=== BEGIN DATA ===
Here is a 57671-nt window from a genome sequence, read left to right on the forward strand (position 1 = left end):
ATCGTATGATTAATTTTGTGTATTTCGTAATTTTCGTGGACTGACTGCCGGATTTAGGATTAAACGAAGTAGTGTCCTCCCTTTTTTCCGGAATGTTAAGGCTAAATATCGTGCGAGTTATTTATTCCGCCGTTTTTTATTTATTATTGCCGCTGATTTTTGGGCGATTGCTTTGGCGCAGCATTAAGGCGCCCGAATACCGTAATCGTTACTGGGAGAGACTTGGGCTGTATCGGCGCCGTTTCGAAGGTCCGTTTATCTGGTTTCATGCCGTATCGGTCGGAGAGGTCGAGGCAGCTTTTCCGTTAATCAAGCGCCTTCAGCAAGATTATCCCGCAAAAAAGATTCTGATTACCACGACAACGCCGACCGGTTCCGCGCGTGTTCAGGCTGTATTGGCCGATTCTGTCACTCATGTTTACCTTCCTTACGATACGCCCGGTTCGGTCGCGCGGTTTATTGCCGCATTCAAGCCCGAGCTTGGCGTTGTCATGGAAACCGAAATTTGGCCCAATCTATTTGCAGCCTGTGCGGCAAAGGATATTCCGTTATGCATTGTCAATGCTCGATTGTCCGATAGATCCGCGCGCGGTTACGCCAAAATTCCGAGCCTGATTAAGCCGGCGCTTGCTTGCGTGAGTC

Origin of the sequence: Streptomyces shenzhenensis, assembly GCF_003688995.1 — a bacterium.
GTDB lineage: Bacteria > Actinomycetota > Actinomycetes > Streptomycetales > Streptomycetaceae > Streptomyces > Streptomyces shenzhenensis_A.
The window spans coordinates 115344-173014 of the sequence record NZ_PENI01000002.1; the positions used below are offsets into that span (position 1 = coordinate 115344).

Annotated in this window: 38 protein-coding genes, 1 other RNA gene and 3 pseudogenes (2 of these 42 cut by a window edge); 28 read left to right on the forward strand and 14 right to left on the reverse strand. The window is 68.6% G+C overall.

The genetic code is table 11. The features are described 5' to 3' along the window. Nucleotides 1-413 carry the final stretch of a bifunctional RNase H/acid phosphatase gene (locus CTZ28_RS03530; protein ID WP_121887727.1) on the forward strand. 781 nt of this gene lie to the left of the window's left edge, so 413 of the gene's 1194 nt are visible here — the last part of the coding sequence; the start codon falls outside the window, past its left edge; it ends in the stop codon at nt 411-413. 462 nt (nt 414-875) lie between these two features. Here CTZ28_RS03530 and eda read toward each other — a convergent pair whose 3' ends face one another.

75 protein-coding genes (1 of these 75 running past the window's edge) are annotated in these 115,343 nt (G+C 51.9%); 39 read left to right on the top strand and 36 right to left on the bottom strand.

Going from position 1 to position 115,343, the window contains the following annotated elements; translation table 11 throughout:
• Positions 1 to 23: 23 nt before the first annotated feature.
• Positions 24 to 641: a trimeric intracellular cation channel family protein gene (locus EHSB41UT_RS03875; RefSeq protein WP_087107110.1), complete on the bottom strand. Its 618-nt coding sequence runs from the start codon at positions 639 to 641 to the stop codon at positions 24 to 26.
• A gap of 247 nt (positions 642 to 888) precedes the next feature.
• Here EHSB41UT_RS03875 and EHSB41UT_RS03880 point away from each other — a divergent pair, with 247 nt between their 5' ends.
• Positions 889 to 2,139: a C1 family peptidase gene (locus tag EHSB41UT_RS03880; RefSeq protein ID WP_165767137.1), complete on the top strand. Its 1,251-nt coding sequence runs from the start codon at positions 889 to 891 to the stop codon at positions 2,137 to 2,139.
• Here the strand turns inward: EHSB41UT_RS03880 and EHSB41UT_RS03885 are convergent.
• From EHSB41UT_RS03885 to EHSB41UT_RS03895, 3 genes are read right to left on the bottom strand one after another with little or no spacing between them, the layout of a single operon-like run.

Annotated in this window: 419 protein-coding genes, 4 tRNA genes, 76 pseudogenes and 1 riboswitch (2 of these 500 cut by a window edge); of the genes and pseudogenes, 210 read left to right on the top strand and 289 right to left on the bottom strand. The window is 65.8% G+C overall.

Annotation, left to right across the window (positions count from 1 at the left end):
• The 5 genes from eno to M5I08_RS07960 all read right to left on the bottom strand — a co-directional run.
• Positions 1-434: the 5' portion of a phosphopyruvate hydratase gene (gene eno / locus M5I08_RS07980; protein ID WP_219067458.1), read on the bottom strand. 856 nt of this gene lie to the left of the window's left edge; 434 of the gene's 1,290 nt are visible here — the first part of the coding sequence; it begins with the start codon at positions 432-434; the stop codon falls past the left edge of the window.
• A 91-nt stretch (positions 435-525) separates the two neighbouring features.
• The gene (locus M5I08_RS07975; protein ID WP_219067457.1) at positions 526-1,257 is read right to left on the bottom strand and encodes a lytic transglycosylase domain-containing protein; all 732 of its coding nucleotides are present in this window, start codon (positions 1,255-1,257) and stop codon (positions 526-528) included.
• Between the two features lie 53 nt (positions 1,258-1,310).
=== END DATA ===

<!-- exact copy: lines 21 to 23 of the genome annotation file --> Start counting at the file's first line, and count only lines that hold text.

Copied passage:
• A 91-nt stretch (positions 435-525) separates the two neighbouring features.
• The gene (locus M5I08_RS07975; protein ID WP_219067457.1) at positions 526-1,257 is read right to left on the bottom strand and encodes a lytic transglycosylase domain-containing protein; all 732 of its coding nucleotides are present in this window, start codon (positions 1,255-1,257) and stop codon (positions 526-528) included.
• Between the two features lie 53 nt (positions 1,258-1,310).